STURGIS — Abbott Laboratories said on Thursday it was recalling powdered baby formulas, including Similac, made at a Michigan facility after four consumers complained about bacterial infections in infants who consumed the products.
The complaints were related to Cronobacter sakazakii bacteria or Salmonella. Newport and Abbott will also recall its Alimentum and EleCare baby formulas manufactured at the plant in Sturgis.
The U.S. Food and Drug Administration said in a statement that it was investigating consumer complaints of the infections.
“All four cases related to these complaints were hospitalized and Cronobacter may have contributed to a death in one case,” the health agency said.
Cronobacter sakazakii bacteria can cause serious invasive infections and premature infant death. The most recent U.S. outbreak spanned four states in 2011.
The FDA also said that a review of Abbott’s internal records indicated environmental contamination with Cronobacter sakazakii.
You can check if your powdered formula is affected by inspecting the code printed near the expiration date. Affected products have a code beginning with first two digits of 22 through 37 and containing K8, SH or Z2 and have an expiration date of April 1, 2022, or later.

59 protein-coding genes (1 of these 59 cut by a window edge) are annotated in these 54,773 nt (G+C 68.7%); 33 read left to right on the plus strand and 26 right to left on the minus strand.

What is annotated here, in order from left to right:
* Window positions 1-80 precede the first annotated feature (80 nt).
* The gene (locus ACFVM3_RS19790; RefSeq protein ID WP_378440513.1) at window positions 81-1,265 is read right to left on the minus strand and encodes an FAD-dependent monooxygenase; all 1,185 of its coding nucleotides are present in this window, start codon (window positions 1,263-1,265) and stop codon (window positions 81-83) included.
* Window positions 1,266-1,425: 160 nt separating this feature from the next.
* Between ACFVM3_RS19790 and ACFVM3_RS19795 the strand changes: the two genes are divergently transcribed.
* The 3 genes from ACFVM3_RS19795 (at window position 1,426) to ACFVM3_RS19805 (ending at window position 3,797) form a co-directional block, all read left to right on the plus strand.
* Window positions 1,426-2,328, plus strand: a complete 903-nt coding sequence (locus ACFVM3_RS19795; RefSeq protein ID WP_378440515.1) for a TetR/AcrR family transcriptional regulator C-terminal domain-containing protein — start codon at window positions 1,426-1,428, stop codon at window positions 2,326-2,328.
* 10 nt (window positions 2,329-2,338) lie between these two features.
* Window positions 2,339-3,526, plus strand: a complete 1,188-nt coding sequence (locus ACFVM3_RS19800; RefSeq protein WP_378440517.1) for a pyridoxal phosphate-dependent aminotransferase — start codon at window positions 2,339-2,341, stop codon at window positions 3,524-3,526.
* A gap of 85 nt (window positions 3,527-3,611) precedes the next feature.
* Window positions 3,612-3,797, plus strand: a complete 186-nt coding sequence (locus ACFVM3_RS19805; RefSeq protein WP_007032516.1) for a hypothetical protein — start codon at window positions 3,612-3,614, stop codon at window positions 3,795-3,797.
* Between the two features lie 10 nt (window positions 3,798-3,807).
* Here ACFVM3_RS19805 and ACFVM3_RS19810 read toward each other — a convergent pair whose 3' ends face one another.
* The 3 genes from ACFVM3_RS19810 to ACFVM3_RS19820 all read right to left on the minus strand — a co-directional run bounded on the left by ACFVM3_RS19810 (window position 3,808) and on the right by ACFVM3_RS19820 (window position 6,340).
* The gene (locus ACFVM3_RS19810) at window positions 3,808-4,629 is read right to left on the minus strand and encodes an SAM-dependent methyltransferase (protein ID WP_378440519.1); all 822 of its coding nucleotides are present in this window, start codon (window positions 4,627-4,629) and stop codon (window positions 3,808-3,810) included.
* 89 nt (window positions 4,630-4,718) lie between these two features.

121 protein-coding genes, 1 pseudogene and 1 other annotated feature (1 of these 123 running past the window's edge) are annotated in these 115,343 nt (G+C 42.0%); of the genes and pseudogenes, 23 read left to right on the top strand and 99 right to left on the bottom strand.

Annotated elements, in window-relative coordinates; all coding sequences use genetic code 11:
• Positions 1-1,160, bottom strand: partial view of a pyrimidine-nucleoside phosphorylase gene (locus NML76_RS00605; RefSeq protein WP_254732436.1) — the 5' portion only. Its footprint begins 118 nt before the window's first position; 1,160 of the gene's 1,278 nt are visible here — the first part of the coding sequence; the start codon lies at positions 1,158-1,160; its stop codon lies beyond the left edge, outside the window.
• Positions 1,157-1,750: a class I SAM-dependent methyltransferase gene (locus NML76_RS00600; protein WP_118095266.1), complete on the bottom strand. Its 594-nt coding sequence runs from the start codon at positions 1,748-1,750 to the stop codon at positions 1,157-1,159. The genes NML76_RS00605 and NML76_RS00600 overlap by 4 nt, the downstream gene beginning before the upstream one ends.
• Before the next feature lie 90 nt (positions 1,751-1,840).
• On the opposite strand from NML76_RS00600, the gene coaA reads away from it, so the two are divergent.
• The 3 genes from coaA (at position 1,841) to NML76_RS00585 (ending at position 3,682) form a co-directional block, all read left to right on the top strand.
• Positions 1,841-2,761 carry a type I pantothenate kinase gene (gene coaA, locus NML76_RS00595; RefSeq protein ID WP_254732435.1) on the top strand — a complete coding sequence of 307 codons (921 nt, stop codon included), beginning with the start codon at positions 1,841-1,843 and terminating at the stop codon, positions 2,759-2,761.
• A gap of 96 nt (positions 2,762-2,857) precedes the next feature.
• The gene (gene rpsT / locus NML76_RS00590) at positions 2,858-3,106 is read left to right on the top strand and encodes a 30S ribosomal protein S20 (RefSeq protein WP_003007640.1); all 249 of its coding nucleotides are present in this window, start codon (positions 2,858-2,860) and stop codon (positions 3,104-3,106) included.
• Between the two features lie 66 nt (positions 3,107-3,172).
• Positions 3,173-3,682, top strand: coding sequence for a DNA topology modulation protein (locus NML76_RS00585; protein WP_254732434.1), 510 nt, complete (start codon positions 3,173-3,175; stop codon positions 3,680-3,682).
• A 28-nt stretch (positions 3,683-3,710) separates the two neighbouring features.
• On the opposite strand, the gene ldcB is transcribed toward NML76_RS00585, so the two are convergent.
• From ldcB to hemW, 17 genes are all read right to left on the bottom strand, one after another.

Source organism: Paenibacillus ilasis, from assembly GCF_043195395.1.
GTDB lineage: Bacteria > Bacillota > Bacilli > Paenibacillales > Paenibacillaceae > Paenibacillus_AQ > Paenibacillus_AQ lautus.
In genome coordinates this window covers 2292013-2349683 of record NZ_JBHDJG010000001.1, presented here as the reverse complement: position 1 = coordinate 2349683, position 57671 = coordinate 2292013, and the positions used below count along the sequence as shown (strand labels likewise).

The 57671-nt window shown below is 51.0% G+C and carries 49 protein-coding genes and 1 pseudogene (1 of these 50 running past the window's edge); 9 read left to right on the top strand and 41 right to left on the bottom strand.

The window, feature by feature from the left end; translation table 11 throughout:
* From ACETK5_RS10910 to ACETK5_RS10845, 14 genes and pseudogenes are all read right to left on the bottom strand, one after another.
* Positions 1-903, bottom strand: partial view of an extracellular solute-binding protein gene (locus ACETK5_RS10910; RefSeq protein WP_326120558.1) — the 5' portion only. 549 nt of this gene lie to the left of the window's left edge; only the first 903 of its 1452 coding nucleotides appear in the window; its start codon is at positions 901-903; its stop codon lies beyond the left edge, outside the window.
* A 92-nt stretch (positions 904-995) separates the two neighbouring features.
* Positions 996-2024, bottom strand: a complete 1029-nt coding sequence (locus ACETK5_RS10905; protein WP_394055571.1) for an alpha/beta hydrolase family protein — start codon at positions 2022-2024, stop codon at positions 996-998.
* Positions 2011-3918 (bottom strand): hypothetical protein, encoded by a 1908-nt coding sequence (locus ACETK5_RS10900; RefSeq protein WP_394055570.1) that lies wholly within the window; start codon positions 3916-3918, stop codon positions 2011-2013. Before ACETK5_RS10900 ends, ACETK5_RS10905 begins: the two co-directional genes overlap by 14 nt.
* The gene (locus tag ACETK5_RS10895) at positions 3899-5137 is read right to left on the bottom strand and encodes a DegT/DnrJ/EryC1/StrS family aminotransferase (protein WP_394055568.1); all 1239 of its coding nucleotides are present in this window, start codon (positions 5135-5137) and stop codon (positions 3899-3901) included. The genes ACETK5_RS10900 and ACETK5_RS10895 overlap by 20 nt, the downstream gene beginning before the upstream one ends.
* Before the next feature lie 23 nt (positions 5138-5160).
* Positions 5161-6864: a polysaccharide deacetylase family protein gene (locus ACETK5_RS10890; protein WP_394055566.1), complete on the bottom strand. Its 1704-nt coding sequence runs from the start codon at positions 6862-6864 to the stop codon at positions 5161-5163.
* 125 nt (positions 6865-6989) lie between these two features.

Liquid baby formula and all other products produced by Abbott Nutrition are not affected.
Abbott Nutrition said it is cooperating with the FDA investigation into the three Cronobacter sakazakii infections and one salmonella infection, all of which required hospitalization. The one fatal case has not been confirmed to be solely related to a Cronobacter infection, according to the FDA.
The FDA said environmental samples from the facility have yielded positive results for the Cronobacter bacteria, but there have been no reports of salmonella so far. A review of Abbott’s records show that the company has destroyed products in the past due to the presence of Cronobacter.
Cronobacter infections are rare but can be especially dangerous for newborn babies.
Symptoms of a Cronobacter infection include poor feeding, jaundice and grunting breaths, according to the FDA. Those infected with salmonella might experience fever, diarrhea and abdominal cramps.
“We value the trust parents place in us for high quality and safe nutrition,” Abbott said in a statement provided to NPR. “We’ll do whatever it takes to keep that trust and resolve this situation.”